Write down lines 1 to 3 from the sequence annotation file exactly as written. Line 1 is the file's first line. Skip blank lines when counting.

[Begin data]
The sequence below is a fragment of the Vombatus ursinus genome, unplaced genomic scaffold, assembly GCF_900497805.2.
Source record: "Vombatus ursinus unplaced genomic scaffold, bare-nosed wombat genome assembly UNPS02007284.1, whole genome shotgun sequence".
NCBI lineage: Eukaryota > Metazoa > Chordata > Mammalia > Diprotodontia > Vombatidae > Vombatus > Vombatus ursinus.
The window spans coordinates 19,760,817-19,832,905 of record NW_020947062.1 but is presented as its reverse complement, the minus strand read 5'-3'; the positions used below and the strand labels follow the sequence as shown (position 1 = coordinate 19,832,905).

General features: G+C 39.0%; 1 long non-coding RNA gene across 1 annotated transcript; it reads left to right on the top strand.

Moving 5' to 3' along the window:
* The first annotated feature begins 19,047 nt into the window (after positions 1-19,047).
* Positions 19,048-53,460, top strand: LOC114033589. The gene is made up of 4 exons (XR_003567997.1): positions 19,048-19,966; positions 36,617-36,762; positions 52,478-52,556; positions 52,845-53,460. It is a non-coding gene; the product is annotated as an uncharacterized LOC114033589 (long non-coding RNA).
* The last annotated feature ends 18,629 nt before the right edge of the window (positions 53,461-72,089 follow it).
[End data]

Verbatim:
The sequence below is a fragment of the Vombatus ursinus genome, unplaced genomic scaffold, assembly GCF_900497805.2.
Source record: "Vombatus ursinus unplaced genomic scaffold, bare-nosed wombat genome assembly UNPS02007284.1, whole genome shotgun sequence".
NCBI lineage: Eukaryota > Metazoa > Chordata > Mammalia > Diprotodontia > Vombatidae > Vombatus > Vombatus ursinus.